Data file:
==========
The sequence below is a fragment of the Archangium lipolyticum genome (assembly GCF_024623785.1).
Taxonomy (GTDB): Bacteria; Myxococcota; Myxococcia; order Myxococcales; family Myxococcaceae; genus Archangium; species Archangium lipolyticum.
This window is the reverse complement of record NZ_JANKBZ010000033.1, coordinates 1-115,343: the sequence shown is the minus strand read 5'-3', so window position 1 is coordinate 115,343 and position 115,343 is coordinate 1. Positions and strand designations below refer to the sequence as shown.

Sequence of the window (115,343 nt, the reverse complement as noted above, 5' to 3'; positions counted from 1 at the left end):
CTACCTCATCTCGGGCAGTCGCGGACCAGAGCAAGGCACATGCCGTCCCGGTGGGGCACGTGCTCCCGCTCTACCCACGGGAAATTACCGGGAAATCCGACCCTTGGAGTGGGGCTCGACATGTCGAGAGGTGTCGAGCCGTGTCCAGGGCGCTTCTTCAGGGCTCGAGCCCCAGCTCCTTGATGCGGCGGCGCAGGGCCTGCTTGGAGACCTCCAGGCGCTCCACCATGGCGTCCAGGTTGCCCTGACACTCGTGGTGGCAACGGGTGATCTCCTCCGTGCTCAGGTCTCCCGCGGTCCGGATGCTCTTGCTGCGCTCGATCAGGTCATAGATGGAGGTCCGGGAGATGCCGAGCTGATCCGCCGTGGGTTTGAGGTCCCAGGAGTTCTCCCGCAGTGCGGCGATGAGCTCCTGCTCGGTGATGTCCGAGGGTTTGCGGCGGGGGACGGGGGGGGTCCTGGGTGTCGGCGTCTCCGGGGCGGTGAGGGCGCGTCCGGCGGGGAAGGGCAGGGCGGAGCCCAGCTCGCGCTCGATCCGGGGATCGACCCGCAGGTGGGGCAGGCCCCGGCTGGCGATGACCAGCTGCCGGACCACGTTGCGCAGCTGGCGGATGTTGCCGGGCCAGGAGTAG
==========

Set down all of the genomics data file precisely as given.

The sequence below is a fragment of the Archangium lipolyticum genome (assembly GCF_024623785.1).
Taxonomy (GTDB): Bacteria; Myxococcota; Myxococcia; order Myxococcales; family Myxococcaceae; genus Archangium; species Archangium lipolyticum.
This window is the reverse complement of record NZ_JANKBZ010000033.1, coordinates 1-115,343: the sequence shown is the minus strand read 5'-3', so window position 1 is coordinate 115,343 and position 115,343 is coordinate 1. Positions and strand designations below refer to the sequence as shown.

Sequence of the window (115,343 nt, the reverse complement as noted above, 5' to 3'; positions counted from 1 at the left end):
CTACCTCATCTCGGGCAGTCGCGGACCAGAGCAAGGCACATGCCGTCCCGGTGGGGCACGTGCTCCCGCTCTACCCACGGGAAATTACCGGGAAATCCGACCCTTGGAGTGGGGCTCGACATGTCGAGAGGTGTCGAGCCGTGTCCAGGGCGCTTCTTCAGGGCTCGAGCCCCAGCTCCTTGATGCGGCGGCGCAGGGCCTGCTTGGAGACCTCCAGGCGCTCCACCATGGCGTCCAGGTTGCCCTGACACTCGTGGTGGCAACGGGTGATCTCCTCCGTGCTCAGGTCTCCCGCGGTCCGGATGCTCTTGCTGCGCTCGATCAGGTCATAGATGGAGGTCCGGGAGATGCCGAGCTGATCCGCCGTGGGTTTGAGGTCCCAGGAGTTCTCCCGCAGTGCGGCGATGAGCTCCTGCTCGGTGATGTCCGAGGGTTTGCGGCGGGGGACGGGGGGGGTCCTGGGTGTCGGCGTCTCCGGGGCGGTGAGGGCGCGTCCGGCGGGGAAGGGCAGGGCGGAGCCCAGCTCGCGCTCGATCCGGGGATCGACCCGCAGGTGGGGCAGGCCCCGGCTGGCGATGACCAGCTGCCGGACCACGTTGCGCAGCTGGCGGATGTTGCCGGGCCAGGAGTAG